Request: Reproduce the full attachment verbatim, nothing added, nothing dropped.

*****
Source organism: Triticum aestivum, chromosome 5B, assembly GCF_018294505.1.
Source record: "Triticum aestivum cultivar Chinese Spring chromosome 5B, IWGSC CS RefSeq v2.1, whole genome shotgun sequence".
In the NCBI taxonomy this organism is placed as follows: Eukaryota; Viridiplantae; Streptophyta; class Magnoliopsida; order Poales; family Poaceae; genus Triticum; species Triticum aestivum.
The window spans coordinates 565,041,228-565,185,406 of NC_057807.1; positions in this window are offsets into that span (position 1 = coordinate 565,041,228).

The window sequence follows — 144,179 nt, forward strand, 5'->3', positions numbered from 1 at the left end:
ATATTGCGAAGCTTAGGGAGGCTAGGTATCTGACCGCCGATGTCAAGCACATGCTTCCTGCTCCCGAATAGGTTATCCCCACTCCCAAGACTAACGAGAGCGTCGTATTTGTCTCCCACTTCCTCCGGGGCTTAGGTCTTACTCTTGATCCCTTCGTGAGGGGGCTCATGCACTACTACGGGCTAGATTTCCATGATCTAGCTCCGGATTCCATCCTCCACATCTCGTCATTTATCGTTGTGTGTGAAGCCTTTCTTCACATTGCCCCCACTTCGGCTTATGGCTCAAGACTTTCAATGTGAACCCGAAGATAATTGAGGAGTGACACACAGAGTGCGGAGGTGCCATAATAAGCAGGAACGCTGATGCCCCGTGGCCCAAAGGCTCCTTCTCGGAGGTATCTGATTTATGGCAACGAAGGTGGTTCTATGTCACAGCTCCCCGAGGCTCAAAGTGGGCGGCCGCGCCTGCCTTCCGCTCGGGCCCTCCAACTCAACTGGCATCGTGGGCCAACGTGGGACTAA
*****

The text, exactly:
Source organism: Triticum aestivum, chromosome 5B, assembly GCF_018294505.1.
Source record: "Triticum aestivum cultivar Chinese Spring chromosome 5B, IWGSC CS RefSeq v2.1, whole genome shotgun sequence".
In the NCBI taxonomy this organism is placed as follows: Eukaryota; Viridiplantae; Streptophyta; class Magnoliopsida; order Poales; family Poaceae; genus Triticum; species Triticum aestivum.
The window spans coordinates 565,041,228-565,185,406 of NC_057807.1; positions in this window are offsets into that span (position 1 = coordinate 565,041,228).

The window sequence follows — 144,179 nt, forward strand, 5'->3', positions numbered from 1 at the left end:
ATATTGCGAAGCTTAGGGAGGCTAGGTATCTGACCGCCGATGTCAAGCACATGCTTCCTGCTCCCGAATAGGTTATCCCCACTCCCAAGACTAACGAGAGCGTCGTATTTGTCTCCCACTTCCTCCGGGGCTTAGGTCTTACTCTTGATCCCTTCGTGAGGGGGCTCATGCACTACTACGGGCTAGATTTCCATGATCTAGCTCCGGATTCCATCCTCCACATCTCGTCATTTATCGTTGTGTGTGAAGCCTTTCTTCACATTGCCCCCACTTCGGCTTATGGCTCAAGACTTTCAATGTGAACCCGAAGATAATTGAGGAGTGACACACAGAGTGCGGAGGTGCCATAATAAGCAGGAACGCTGATGCCCCGTGGCCCAAAGGCTCCTTCTCGGAGGTATCTGATTTATGGCAACGAAGGTGGTTCTATGTCACAGCTCCCCGAGGCTCAAAGTGGGCGGCCGCGCCTGCCTTCCGCTCGGGCCCTCCAACTCAACTGGCATCGTGGGCCAACGTGGGACTAA